Notes for a Liberated Computer Language
Version 2.1, August 2006
Authors: Alexander R. Galloway, Eugene Thacker
An entity that is not readable, writable, or executable but that exists.
An entity that questions its own status as an entity, which it may or may not actually be (see also Denial and Refusal).
A null entity lacking any and all material or immaterial distinction. The empty type allows for dynamic creation of new, unimagined types at runtime.
An entity that oscillates between two other data types.
A fault or imperfection associated with another entity.
Contains the complete universe of all information and matter.
An associative entity connecting two or more other entities.
An entity that is readable, writable, or executable only on a hypothetical machine.
An entity that involuntary expresses itself as any other data type.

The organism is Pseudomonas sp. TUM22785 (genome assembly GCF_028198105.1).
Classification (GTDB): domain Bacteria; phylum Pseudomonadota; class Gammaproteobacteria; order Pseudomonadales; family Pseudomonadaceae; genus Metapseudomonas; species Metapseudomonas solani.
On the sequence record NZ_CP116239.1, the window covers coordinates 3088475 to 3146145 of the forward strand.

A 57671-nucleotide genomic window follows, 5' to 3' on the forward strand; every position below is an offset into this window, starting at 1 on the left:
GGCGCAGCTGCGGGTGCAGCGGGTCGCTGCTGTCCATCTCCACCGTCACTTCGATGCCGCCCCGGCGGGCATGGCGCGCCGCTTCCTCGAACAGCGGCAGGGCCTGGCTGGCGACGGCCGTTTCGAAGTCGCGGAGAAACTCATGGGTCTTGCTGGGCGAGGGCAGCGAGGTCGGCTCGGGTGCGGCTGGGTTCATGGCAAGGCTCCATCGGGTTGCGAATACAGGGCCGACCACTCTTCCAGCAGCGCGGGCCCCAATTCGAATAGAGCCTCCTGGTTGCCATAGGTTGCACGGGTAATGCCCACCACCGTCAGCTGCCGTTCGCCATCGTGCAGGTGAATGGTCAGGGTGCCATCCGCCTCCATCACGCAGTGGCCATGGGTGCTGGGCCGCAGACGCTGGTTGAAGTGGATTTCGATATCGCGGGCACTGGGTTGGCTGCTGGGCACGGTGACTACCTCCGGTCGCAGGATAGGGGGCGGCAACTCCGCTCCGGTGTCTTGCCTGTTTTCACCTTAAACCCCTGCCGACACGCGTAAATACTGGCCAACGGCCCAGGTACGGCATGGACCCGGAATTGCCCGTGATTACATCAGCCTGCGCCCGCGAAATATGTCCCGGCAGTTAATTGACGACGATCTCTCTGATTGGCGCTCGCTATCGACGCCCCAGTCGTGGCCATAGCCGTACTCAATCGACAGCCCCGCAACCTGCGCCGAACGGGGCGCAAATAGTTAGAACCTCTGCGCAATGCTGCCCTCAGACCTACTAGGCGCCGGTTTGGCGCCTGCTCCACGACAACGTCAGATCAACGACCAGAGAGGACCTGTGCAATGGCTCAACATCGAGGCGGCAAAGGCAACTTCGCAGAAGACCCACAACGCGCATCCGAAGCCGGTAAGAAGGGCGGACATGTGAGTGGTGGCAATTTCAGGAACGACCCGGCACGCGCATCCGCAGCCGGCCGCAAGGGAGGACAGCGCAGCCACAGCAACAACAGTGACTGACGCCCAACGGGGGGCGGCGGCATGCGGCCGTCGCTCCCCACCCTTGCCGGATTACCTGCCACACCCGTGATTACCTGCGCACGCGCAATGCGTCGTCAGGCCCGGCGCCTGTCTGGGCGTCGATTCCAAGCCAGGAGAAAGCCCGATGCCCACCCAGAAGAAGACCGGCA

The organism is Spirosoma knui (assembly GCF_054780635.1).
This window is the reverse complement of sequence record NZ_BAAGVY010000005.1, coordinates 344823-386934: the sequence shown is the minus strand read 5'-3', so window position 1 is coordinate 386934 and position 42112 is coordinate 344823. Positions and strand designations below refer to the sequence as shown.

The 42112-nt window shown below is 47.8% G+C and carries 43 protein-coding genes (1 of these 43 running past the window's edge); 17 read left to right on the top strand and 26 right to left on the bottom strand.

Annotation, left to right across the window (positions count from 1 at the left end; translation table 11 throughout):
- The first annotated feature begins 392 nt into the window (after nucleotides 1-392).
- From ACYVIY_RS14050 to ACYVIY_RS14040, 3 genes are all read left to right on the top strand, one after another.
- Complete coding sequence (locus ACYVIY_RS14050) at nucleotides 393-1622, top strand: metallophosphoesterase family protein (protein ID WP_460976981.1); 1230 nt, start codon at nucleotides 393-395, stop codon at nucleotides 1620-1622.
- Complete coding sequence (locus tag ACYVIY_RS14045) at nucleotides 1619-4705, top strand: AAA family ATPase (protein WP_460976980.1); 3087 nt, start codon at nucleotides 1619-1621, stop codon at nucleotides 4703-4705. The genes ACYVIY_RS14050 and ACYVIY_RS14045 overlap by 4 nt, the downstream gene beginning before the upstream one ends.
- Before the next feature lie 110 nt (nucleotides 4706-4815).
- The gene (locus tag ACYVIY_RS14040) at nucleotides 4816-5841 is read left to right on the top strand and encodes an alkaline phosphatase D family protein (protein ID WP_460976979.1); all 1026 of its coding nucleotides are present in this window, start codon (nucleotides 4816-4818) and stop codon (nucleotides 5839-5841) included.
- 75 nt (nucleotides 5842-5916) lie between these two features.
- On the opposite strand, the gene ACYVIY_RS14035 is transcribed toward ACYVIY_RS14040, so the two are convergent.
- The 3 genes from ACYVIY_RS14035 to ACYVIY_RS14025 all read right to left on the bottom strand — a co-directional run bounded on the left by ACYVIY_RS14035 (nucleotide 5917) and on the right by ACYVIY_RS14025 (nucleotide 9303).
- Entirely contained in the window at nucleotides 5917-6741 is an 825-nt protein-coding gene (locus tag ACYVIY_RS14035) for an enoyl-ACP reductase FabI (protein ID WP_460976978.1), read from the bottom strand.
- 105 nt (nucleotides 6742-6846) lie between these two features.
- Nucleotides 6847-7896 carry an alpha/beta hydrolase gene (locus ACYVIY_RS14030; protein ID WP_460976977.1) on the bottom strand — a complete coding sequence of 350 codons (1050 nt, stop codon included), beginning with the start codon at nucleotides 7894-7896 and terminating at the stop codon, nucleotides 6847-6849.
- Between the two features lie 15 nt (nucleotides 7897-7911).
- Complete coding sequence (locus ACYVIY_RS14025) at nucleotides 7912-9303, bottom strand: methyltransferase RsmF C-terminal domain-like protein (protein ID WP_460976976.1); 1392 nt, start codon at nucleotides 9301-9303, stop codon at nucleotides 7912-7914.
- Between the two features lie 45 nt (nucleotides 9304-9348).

An entity that is unbounded in quality and magnitude.
An entity that contains the traces of a previous entity.
An entity whose sole function is to invoke another entity.
An entity that only produces its data when deleted.
An entity the contents of which are not numerical in value.
Expresses a random entity from a random type.
An arrangement of interrelated, constituent parts.
An entity that can not be specified, identified, or evaluated in any intelligible way.
A compound type representing intensity and direction, consisting of an origin type and a destination type.
An entity that always matters. It is not defined as being part of any set (including the set of "whatevers"), and cannot be identified through reference to either the particular or the general.
A process that is inactive, but cannot be killed.
Read in Turkish translation.